Critically endangered Sumatran tiger born at Zoo Miami

(Courtesy: Zoo Miami)

A South Florida zoo welcomed the newest member of their family: a critically endangered Sumatran tiger cub.

Zoo Miami said the female cub was born on Jan. 5 to 12-year-old father "Berani" and 9-year-old "Leeloo," who is described as a "particularly nervous and protective mother." Zookeepers said for that reason, they took extra precautions to isolate the new mom and her cub to reduce stress.

Veterinarians didn't examine the baby tiger until March 3 to allow sufficient time for the mother and cub to develop a bond without interruption.


(Courtesy: Zoo Miami)

The still-unnamed cub is estimated to have weighed about 3 pounds at birth, but has grown rapidly since and now weighs over 14 pounds.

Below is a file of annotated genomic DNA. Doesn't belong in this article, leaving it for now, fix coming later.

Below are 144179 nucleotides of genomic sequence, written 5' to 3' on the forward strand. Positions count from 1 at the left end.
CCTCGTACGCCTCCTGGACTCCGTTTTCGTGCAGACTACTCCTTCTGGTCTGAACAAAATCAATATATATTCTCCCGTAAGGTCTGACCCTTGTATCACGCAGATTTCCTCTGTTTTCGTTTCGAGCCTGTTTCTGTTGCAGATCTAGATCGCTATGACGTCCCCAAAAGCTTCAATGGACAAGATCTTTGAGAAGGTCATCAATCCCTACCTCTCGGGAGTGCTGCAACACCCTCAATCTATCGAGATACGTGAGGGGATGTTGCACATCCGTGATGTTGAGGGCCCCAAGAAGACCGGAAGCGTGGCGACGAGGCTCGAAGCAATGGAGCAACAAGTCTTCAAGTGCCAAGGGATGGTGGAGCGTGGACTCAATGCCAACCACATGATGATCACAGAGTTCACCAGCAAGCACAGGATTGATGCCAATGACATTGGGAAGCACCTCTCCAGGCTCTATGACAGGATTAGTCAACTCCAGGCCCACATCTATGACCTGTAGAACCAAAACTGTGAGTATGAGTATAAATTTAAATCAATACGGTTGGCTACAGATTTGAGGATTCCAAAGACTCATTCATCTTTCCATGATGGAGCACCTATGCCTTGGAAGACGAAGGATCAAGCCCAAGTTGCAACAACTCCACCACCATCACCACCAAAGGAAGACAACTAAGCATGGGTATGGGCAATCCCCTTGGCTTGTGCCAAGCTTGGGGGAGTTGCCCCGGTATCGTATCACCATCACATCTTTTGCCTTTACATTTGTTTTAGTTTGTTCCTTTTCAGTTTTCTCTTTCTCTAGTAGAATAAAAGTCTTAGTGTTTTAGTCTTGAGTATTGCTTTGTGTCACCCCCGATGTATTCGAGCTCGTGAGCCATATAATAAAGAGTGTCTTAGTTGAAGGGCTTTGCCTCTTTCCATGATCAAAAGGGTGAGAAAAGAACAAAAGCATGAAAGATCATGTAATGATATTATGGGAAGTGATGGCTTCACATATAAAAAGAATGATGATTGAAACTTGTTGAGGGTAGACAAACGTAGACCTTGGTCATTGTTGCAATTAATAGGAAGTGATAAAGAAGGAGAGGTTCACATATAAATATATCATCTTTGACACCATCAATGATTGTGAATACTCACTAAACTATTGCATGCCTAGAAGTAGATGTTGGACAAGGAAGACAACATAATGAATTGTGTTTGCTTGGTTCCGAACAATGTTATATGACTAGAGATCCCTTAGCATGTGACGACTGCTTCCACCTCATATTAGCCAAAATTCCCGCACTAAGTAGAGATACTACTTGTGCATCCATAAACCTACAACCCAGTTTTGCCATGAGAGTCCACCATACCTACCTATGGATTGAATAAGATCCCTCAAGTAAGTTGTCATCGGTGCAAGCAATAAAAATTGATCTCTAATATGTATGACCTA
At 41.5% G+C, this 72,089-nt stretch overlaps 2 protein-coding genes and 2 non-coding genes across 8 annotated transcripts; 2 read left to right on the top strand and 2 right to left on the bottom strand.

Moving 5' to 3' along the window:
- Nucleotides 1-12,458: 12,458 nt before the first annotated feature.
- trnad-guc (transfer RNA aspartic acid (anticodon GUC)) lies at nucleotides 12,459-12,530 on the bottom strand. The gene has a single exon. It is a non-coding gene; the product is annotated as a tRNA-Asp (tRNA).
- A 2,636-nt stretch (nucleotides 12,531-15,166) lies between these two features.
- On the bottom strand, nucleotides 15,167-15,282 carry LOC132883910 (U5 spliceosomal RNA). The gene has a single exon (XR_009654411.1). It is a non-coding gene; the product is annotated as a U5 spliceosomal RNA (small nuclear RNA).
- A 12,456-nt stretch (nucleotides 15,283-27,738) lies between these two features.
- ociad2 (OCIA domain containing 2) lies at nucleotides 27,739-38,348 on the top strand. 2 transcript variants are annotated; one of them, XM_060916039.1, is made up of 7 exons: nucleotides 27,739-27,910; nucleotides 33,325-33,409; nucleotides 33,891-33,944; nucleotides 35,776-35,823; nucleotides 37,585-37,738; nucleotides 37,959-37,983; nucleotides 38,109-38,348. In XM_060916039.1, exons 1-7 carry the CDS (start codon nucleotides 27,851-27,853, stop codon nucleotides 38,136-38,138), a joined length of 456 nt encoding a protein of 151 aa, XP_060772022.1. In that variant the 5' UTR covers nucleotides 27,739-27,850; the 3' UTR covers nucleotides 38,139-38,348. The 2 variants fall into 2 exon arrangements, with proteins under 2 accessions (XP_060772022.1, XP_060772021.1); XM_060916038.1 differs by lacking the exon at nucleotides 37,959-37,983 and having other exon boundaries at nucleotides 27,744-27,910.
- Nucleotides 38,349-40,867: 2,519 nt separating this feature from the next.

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During her first neonatal exam, the cub received her first set of vaccines and a microchip.

It's the second cub for Leeloo and Zoo Miami, and believed to be the only Sumatran tiger born in the US since 2019.


(Courtesy: Zoo Miami)

There are just 72 Sumatran tigers living in US zoos, and less than 500 left in the wild.

Sumatran tigers can be found in forested areas on the island of Sumatra in Indonesia, where they face threats of poaching and habitat loss to palm oil plantations.

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They are the smallest subspecies of tiger, with males reaching up to 300 lbs. and females reaching around 200 lbs.


(Courtesy: Zoo Miami)

"Though the cub as made it through the most critical time of her young life and she appears to be developing well, she will remain in seclusion with her mother for an as of yet undetermined amount of time before making her public debut to ensure they are well established," the zoo said in a statement.

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There will be an official naming contest for the cub as part of a fundraising campaign to support anti-poaching efforts overseas. The contest will begin on March 29 on Zoo Miami's Facebook page, and will conclude on May 2.